The Honorable Athlete

What are CIF’s “Victory with Honor Principles” and how do they apply to students today?

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Sydney Wolfe

Athletes at San Juan Hills High School are encouraged to embody the CIF principles by both the community and their athletic directs and coaches throughout their high school experience, both on and off fields and courts.

What elevates an athlete to being honorable according to California Interscholastic Federation (CIF)? It is not the number of wins you get for your team, nor the level of skill you display on the field. According to the CIF official website, there are sixteen principles integral to what they call Pursuing Victory with Honor. These are extremely important for all athletes to follow both on and off the field.

In 1999, in Scottsdale, Arizona, a meeting was held in order to create a code of ethics that all student-athletes must follow. This meeting was attended by the Character Count’s Coalition, the United States Olympics Committee, and the Micheal Josephen’s Josephine Institute, as well as representatives of school sports from across the country. Together, they drafted 16 basic principles that deal with the standard to which all students should model their athletic career around. 

These principles were put in place to help with character building in young athletes and to emphasize that both academics and good sportsmanship are valued equally to winning games.

In essence, the principles require that all athletes must embody what they call the “six pillars of character”–trustworthiness, respect, responsibility, fairness, caring, and good citizenship. There is also a heavy focus on the notion that sports should allow athletes to develop and practice these characteristics, and the goal of winning or titles should never be above the physical and mental well-being of the student.

Within these principles, there is an equally important push for coaches, parents, and other adult game officials to ensure that these goals are always the main focus for the student. Additionally, it encourages that supporters of student-athletes should never place their hopes or goals over the student’s mental and physical well-being.

According to the CIF website, they “felt so strongly about the 16 principles of the program that [they] have been made the operating principles of the organization.”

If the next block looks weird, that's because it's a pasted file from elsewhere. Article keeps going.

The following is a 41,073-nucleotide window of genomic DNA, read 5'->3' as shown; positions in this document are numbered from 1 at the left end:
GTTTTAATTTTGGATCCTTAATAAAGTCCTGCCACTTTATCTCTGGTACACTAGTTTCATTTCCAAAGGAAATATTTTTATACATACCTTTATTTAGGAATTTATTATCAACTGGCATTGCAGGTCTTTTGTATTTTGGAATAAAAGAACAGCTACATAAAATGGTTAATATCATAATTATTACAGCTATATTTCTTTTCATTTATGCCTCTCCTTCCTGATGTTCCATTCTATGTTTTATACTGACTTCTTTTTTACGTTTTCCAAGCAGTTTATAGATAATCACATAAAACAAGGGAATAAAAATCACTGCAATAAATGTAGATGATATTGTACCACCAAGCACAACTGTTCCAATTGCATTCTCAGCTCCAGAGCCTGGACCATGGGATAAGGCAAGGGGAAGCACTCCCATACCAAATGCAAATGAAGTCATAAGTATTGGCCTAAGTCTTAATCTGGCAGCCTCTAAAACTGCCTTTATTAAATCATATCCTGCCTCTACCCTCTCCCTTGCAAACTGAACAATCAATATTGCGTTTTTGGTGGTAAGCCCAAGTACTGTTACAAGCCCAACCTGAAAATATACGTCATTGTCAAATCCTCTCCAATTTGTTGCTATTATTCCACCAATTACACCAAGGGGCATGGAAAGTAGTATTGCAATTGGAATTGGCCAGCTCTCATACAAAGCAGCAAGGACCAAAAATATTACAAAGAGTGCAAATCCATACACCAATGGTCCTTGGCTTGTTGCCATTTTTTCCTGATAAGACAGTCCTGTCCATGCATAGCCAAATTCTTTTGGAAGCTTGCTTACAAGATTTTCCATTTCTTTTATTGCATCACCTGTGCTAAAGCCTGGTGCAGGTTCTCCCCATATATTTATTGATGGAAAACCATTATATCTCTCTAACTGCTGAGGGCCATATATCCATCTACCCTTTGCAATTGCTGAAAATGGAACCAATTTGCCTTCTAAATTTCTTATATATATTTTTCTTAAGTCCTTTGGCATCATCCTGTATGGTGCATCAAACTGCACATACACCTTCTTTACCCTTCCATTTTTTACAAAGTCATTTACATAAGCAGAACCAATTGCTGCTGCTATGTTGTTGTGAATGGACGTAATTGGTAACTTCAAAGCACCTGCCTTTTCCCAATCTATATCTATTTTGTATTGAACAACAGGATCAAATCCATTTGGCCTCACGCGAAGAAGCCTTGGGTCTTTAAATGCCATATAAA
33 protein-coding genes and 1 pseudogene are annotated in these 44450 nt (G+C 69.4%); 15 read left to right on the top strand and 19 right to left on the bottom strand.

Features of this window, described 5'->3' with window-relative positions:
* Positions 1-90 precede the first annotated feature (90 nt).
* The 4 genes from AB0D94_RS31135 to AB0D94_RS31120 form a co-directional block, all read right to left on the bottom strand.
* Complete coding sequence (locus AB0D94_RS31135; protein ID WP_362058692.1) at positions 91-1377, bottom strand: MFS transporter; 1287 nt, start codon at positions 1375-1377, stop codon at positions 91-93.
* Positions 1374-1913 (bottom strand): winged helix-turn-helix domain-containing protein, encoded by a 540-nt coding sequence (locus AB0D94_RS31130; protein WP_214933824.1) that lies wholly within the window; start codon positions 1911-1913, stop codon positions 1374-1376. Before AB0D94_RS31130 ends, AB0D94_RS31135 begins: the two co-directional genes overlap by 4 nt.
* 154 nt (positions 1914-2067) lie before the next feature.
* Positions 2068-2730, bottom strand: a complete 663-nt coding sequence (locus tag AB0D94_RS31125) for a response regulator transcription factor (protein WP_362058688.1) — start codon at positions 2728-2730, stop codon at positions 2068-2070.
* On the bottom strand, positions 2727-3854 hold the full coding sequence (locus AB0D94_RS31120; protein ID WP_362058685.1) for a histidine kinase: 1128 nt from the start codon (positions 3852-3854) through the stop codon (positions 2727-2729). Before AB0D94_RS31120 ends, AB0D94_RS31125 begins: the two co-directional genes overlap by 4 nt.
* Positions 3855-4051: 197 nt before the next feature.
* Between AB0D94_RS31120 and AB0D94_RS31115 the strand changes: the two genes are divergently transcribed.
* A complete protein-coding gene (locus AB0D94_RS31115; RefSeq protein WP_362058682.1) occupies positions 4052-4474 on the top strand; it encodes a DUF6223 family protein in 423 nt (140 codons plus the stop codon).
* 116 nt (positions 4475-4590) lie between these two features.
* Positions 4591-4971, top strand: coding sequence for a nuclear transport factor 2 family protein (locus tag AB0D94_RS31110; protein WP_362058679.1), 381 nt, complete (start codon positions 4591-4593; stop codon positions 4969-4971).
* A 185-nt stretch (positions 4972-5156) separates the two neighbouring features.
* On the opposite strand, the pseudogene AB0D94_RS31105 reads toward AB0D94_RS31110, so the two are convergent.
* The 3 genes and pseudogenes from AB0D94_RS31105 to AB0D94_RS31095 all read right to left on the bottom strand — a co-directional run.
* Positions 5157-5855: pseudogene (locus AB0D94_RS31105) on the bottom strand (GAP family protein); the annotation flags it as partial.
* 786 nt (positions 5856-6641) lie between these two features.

Our Athletic Department, including coaches, athletes, parents, and supporters respect and honor these CIF Pursuing Victory with Honor principles. This framework guides our best practices and we continue to emphasize these principals in our athletic programs.”

— Farrel Moore

“Our Athletic Department, including coaches, athletes, parents, and supporters respect and honor these CIF Pursuing Victory with Honor principles. This framework guides our best practices and we continue to emphasize these principals in our athletic programs” says Mr. Firth, an Athletic Director at SJHHS.

Sports are an incredibly important part of many students’ lives across the country. For some, it’s a catalyst for personal growth, and for others, it is a scholarship opportunity to get into schools and programs they might not otherwise have had the chance to attend. 

This creates a high level of competition and pressure placed on every athlete, which can sometimes lead to unethical choices from both the students and adults in charge. For these reasons, CIF places these principles in very high regard, often intolerant to any bending of them. 

Principle number 4 states that “participation in school sports programs is a privilege, not a right” and that this privilege can only be earned by making ethical choices on and off-campus. 

Overall, these principles are a both a vital guideline for students to follow to better themselves as athletes and a great code of conduct that ensures an equally fun and enriching experience for all students.

As principle 13 states, “the powerful potential of sports” is a “vehicle for positive personal growth” and so we must do our best to ensure this for every athlete.